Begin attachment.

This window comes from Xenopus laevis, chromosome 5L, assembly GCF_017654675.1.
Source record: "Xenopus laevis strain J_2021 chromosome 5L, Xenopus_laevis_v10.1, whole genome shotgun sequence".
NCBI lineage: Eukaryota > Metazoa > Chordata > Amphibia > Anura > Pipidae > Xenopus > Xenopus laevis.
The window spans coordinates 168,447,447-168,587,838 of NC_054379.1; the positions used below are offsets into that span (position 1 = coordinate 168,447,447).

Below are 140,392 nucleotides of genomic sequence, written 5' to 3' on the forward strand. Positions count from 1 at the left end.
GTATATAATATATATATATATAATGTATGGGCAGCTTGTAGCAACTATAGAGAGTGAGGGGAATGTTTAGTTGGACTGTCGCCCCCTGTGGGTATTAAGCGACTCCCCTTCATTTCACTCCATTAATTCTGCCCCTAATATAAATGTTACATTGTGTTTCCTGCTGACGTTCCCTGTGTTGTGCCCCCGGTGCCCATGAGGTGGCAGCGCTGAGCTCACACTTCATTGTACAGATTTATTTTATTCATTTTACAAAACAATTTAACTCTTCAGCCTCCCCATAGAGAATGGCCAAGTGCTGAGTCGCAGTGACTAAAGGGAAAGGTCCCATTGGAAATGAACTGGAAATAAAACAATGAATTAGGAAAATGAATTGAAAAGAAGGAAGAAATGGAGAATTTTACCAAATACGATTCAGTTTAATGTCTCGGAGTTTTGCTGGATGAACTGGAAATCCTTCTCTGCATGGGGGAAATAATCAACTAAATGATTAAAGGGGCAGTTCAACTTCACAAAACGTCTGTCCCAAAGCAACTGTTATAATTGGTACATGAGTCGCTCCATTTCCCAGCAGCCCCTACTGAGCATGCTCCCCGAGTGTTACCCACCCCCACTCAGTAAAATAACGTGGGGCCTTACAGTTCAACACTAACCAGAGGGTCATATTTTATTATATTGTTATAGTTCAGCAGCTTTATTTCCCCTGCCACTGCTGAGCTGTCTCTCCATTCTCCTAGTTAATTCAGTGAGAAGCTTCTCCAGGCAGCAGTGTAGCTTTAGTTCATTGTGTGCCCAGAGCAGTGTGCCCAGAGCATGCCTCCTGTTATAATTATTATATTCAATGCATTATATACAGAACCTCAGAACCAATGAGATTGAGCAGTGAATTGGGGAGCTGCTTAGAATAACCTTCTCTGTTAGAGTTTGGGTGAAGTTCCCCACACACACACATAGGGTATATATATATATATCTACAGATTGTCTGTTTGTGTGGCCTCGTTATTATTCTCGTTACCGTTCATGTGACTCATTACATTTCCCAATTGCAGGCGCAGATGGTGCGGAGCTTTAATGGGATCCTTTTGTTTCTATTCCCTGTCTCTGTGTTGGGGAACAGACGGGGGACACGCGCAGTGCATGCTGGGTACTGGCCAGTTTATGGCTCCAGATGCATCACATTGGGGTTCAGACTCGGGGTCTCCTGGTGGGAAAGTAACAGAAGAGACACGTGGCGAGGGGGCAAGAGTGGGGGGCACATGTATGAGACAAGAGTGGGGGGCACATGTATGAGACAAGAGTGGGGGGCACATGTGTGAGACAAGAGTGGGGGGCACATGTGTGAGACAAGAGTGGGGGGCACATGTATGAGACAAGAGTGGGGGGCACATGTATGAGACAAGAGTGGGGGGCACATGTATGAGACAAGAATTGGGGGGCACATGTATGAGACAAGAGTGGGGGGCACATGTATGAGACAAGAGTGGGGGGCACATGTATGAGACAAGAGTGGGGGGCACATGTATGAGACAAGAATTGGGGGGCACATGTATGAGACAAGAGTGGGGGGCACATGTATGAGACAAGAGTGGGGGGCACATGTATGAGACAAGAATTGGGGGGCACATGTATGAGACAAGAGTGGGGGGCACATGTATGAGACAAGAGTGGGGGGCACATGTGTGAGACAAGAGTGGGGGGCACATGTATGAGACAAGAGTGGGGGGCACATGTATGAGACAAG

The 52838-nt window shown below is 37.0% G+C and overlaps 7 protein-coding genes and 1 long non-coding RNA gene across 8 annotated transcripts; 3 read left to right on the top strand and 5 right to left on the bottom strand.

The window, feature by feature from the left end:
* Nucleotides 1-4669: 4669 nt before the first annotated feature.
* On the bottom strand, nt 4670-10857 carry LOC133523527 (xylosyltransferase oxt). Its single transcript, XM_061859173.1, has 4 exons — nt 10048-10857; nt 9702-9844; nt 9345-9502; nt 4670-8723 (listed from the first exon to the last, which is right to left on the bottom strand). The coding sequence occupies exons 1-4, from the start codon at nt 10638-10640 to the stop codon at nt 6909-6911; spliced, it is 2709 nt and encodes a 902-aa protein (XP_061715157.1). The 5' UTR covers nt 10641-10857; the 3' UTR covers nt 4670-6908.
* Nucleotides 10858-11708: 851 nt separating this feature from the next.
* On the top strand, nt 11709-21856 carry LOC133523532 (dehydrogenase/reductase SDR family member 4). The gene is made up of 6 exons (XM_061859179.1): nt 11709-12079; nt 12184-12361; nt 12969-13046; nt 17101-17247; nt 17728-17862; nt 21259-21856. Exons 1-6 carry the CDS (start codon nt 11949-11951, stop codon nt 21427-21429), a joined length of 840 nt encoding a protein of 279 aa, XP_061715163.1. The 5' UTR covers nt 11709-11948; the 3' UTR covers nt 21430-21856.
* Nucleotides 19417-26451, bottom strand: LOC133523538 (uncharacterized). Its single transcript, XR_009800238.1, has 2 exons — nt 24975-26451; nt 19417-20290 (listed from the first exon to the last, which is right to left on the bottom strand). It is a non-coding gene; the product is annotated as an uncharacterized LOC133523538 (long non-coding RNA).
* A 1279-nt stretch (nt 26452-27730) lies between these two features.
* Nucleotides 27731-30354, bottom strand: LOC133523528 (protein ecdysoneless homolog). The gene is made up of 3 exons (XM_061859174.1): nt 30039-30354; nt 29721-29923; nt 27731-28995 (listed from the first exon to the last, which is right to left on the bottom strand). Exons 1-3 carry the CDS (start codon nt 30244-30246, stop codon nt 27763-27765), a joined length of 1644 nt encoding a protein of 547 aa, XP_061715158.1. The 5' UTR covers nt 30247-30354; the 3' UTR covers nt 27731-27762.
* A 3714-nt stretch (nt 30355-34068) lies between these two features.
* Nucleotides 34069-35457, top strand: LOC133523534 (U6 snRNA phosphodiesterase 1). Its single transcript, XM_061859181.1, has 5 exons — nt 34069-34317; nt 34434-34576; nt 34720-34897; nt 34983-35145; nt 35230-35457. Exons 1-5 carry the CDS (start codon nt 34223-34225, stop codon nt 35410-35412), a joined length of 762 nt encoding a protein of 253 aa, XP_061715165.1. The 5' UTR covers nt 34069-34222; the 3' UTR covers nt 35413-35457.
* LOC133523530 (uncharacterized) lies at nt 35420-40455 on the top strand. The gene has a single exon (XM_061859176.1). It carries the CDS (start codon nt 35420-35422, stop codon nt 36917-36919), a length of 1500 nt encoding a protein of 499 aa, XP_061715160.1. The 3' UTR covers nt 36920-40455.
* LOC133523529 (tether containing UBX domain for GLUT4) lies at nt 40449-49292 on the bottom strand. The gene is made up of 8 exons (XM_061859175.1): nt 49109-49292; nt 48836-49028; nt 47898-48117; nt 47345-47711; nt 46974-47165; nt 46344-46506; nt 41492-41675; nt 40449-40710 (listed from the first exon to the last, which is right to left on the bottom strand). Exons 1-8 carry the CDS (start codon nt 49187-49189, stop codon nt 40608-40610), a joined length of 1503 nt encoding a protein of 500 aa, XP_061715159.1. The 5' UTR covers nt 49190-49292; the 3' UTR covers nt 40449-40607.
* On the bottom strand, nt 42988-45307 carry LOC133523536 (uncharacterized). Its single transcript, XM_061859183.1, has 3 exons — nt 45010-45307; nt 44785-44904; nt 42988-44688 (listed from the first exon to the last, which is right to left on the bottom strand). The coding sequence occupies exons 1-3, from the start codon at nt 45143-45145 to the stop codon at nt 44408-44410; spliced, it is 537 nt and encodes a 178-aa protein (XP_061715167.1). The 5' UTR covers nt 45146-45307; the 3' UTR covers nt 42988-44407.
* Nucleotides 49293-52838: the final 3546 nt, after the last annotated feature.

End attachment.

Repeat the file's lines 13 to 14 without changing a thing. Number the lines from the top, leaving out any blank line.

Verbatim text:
* Nucleotides 19417-26451, bottom strand: LOC133523538 (uncharacterized). Its single transcript, XR_009800238.1, has 2 exons — nt 24975-26451; nt 19417-20290 (listed from the first exon to the last, which is right to left on the bottom strand). It is a non-coding gene; the product is annotated as an uncharacterized LOC133523538 (long non-coding RNA).
* A 1279-nt stretch (nt 26452-27730) lies between these two features.